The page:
If you have been following this blog, you’ll know I have been profiling Data Center efficiency companies over the last few weeks. This week I take a look at Sentilla.
I talked to Sentilla’s CTO and co-founder, Joe Polastre, the other day and Joe told me that Sentilla came out of Berkeley where they had been looking at data analytics problems around large, potentially incomplete or inaccurate, streaming datasets. The challenge was how to turn that into a complete picture of what’s going on so people could make business decisions.
Sentilla takes an industrial manufacturing approach to Data Centers – in manufacturing you have power going in one side, and products and (often) waste heat coming out the other. In the same way in data centers you have power going in one side and coming out the other side you have the product (compute cycles) and waste heat. To optimise your data center you need to get the maximum data/compute (product) output with the minimum power in and the least waste heat generated. Sentilla thinks of data centers, as data factories!
Unlike most of the data center people I have talked to, Sentilla don’t talk so much about energy savings. Instead they emphasise maximising performance – getting the most out of your existing data centers, your existing storage, your existing servers, your existing power supply. By far the greatest saving from deploying Sentilla, Joe claimed, is not from the energy savings. That pales in comparison to the capital deferment savings gained from being able to delay the building of extra data center facilities by however many years, he said.
So how does Sentilla help?
Well Sentilla analyses the energy profile of every asset in the data center, whether metered or not, and makes recommendations to improve the planning and management of data center operations…
Photo via Tom Raftery
In a bid to help companies tackle server sprawl, 1E launched v2.0 of its NightWatchman Server Edition yesterday.
1E’s NightWatchman software comes in two flavours – the desktop edition to allow for central administration of the power management of laptops and desktops (including Macs) and the server edition.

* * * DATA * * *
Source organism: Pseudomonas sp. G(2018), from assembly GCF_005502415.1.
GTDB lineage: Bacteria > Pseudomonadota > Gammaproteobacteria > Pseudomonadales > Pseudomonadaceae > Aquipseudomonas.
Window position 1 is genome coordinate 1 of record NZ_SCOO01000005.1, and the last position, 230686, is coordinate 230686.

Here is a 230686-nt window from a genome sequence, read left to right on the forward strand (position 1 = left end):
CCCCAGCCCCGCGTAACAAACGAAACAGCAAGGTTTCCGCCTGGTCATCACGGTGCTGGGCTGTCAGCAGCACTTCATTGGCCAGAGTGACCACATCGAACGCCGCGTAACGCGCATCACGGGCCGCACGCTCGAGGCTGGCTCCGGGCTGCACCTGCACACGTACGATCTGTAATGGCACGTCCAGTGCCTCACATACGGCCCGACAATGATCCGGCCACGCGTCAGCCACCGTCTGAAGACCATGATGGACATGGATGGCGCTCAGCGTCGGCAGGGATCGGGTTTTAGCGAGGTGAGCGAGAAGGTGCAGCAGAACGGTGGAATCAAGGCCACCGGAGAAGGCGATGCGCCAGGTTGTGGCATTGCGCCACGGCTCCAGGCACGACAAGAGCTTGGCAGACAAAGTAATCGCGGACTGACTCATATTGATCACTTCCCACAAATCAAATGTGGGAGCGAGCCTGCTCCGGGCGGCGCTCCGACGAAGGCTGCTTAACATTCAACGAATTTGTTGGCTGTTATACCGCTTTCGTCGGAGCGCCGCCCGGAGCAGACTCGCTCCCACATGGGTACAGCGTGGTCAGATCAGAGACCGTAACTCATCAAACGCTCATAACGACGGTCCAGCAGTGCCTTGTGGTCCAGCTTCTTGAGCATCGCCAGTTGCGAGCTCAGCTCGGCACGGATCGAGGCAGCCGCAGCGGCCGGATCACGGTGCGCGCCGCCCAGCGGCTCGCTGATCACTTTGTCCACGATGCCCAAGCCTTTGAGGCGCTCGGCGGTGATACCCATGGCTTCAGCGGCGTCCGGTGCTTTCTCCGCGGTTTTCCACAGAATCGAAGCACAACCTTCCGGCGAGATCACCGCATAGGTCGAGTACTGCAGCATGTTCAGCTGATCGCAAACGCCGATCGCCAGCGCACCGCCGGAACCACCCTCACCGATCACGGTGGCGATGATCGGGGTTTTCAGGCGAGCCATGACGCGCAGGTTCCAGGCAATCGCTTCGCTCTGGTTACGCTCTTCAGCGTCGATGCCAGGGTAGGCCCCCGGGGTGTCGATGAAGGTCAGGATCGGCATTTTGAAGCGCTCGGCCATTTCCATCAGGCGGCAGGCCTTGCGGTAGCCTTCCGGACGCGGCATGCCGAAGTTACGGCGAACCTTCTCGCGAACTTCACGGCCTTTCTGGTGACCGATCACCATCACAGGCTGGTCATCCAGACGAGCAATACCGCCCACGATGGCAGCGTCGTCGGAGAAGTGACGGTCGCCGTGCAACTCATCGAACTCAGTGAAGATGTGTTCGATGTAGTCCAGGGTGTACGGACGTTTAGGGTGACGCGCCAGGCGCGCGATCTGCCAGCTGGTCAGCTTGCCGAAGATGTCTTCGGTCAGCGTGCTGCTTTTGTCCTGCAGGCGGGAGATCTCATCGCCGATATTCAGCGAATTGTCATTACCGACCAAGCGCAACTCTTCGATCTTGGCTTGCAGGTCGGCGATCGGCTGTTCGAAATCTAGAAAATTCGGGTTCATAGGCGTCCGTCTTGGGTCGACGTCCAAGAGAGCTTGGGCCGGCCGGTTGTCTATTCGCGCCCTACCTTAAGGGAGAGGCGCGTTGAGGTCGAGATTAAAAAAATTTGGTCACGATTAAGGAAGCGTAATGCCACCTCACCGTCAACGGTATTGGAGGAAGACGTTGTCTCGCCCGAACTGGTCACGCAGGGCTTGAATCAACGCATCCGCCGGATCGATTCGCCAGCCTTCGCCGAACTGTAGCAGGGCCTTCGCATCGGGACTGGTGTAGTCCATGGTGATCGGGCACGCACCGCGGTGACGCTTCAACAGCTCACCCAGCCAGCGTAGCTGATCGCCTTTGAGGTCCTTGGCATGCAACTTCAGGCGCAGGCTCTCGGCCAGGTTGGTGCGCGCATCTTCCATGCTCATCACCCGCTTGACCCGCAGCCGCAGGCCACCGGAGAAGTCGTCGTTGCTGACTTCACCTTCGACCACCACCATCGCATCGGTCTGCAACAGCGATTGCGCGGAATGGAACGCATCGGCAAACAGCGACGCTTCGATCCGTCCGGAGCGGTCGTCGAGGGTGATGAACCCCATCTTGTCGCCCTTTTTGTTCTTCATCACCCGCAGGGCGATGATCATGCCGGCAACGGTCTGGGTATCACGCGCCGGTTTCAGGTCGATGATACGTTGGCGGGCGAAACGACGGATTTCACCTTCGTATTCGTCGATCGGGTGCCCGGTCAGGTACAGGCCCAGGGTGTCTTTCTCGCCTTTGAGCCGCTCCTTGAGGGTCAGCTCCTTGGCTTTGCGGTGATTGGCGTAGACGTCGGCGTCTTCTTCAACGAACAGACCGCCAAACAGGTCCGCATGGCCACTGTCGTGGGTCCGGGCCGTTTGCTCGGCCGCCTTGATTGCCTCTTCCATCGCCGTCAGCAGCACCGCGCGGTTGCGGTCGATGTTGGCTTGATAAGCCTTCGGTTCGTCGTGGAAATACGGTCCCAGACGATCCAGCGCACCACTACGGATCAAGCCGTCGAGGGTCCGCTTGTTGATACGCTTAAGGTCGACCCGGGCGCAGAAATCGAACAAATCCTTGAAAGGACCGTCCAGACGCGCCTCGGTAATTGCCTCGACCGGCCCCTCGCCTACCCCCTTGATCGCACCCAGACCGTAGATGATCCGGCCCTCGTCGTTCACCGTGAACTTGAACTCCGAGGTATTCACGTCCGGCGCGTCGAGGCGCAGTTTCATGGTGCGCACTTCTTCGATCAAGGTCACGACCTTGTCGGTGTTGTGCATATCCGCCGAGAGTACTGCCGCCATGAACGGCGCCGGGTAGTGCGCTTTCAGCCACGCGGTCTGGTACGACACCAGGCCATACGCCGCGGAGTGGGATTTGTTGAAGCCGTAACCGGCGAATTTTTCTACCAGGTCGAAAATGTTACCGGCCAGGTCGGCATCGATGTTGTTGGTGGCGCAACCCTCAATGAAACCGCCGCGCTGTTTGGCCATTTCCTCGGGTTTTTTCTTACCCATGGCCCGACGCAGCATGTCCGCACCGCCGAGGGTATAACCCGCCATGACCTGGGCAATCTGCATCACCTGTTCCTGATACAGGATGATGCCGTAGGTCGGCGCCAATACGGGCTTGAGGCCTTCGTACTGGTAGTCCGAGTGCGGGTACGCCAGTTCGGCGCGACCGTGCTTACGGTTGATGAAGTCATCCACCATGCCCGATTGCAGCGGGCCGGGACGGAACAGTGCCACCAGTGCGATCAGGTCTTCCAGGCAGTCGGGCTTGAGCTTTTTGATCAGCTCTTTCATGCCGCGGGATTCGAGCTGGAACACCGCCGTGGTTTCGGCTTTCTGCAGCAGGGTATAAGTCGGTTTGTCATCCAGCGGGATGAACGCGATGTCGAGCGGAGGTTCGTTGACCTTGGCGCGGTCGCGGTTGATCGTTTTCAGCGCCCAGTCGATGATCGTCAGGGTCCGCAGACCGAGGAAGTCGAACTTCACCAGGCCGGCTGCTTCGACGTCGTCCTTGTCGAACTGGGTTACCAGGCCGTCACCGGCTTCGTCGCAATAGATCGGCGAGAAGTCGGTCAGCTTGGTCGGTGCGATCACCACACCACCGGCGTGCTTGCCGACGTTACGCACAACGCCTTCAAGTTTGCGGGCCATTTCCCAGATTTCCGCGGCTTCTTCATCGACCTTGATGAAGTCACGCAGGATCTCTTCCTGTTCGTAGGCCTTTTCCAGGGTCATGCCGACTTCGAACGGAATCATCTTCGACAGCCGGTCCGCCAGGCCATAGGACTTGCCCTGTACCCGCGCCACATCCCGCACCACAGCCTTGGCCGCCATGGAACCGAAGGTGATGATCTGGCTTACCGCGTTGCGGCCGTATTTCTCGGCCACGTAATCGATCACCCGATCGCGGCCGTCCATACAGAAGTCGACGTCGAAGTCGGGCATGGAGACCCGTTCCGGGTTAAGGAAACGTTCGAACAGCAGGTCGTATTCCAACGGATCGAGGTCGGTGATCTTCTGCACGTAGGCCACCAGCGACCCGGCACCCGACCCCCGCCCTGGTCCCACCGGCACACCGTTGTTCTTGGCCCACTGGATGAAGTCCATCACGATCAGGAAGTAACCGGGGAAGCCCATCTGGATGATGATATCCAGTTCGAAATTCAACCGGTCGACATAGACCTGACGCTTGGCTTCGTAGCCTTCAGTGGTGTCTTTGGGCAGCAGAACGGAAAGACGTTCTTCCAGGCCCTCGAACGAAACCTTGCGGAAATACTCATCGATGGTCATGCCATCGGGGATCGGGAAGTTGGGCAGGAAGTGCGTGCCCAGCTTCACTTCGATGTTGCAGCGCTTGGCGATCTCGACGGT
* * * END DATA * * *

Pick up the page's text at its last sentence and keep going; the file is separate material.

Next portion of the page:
The power consumption of desktop computers, which are often only used 8 hours a day, (and may need to be woken up once a month at 3am for an update) is relatively straightforward to manage. On the other hand, the power management of servers is quite a bit more complex. Servers are, by definition supposed to be accessible at all times, so you can’t shut them down, right?
Well, yes and no.
Not all servers are equal. Up to 15% of servers globally are powered on, and simply doing nothing. This equates to roughly $140 billion in power costs and produces 80 million tons of carbon dioxide annually.
Nightwatchman helps in a number of ways. First, its agent-based software quickly identifies servers whose CPU utilisation is is simply associated with its own management and maintenance processes (i.e. the server is unused). These servers can be decomissioned or repurposed…
Conference organising company iQuest contacted me last year to ask me to deliver a keynote presentation at their Green IT Summit.
The event took place in Dublin yesterday and my keynote talk entitled “Green IT – driving efficiency, sustainability and enabling efficient working practices” is above.
The organisers prudently decided that they didn’t want to take the risk of any of their international speakers not making it to the event because of the ashcloud. This would have left them with a hole in the schedule at the last minute so they contracted the services of OnlineMeetingRooms and three of the presenters were able to present to the audience in Dublin, over an online video connection, without having to travel!
The title I was asked to present on was quite broad and I had 30 minutes to try cover it all so I had to go at quite a clip but the feedback has been extremely positive so it seemed to work out very well.